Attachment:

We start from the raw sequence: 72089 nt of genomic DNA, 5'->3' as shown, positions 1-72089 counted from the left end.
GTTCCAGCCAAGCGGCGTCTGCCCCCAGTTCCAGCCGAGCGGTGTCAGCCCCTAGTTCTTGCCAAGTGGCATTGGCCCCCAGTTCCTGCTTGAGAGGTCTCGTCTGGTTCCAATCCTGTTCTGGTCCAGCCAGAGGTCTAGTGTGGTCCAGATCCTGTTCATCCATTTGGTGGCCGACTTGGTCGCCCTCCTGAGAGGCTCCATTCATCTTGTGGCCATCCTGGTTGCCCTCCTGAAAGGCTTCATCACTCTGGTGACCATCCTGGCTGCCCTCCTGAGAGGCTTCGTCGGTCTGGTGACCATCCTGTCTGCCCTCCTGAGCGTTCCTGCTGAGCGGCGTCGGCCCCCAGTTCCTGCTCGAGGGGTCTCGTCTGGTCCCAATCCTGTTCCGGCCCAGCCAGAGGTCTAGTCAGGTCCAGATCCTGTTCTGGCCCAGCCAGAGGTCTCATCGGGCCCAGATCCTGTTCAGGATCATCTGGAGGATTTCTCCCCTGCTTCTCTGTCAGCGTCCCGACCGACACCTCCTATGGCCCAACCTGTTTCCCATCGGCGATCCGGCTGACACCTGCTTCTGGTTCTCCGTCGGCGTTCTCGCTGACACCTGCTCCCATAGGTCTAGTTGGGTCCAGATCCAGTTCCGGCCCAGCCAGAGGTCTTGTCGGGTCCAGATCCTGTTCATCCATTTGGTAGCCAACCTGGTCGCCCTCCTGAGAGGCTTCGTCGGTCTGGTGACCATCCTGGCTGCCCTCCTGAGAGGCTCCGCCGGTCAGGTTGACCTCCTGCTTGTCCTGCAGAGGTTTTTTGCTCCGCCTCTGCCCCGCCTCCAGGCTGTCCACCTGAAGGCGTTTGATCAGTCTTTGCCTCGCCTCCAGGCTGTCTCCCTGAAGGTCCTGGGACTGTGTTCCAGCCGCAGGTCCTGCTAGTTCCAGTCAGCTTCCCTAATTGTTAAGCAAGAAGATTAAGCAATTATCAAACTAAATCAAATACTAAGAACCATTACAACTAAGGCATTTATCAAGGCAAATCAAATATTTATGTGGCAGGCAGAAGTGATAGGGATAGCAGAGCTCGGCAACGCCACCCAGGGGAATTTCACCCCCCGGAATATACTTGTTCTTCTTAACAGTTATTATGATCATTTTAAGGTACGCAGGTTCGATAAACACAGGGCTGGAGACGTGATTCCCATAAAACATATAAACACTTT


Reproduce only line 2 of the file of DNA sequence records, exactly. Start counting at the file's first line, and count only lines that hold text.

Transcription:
GTTCCAGCCAAGCGGCGTCTGCCCCCAGTTCCAGCCGAGCGGTGTCAGCCCCTAGTTCTTGCCAAGTGGCATTGGCCCCCAGTTCCTGCTTGAGAGGTCTCGTCTGGTTCCAATCCTGTTCTGGTCCAGCCAGAGGTCTAGTGTGGTCCAGATCCTGTTCATCCATTTGGTGGCCGACTTGGTCGCCCTCCTGAGAGGCTCCATTCATCTTGTGGCCATCCTGGTTGCCCTCCTGAAAGGCTTCATCACTCTGGTGACCATCCTGGCTGCCCTCCTGAGAGGCTTCGTCGGTCTGGTGACCATCCTGTCTGCCCTCCTGAGCGTTCCTGCTGAGCGGCGTCGGCCCCCAGTTCCTGCTCGAGGGGTCTCGTCTGGTCCCAATCCTGTTCCGGCCCAGCCAGAGGTCTAGTCAGGTCCAGATCCTGTTCTGGCCCAGCCAGAGGTCTCATCGGGCCCAGATCCTGTTCAGGATCATCTGGAGGATTTCTCCCCTGCTTCTCTGTCAGCGTCCCGACCGACACCTCCTATGGCCCAACCTGTTTCCCATCGGCGATCCGGCTGACACCTGCTTCTGGTTCTCCGTCGGCGTTCTCGCTGACACCTGCTCCCATAGGTCTAGTTGGGTCCAGATCCAGTTCCGGCCCAGCCAGAGGTCTTGTCGGGTCCAGATCCTGTTCATCCATTTGGTAGCCAACCTGGTCGCCCTCCTGAGAGGCTTCGTCGGTCTGGTGACCATCCTGGCTGCCCTCCTGAGAGGCTCCGCCGGTCAGGTTGACCTCCTGCTTGTCCTGCAGAGGTTTTTTGCTCCGCCTCTGCCCCGCCTCCAGGCTGTCCACCTGAAGGCGTTTGATCAGTCTTTGCCTCGCCTCCAGGCTGTCTCCCTGAAGGTCCTGGGACTGTGTTCCAGCCGCAGGTCCTGCTAGTTCCAGTCAGCTTCCCTAATTGTTAAGCAAGAAGATTAAGCAATTATCAAACTAAATCAAATACTAAGAACCATTACAACTAAGGCATTTATCAAGGCAAATCAAATATTTATGTGGCAGGCAGAAGTGATAGGGATAGCAGAGCTCGGCAACGCCACCCAGGGGAATTTCACCCCCCGGAATATACTTGTTCTTCTTAACAGTTATTATGATCATTTTAAGGTACGCAGGTTCGATAAACACAGGGCTGGAGACGTGATTCCCATAAAACATATAAACACTTT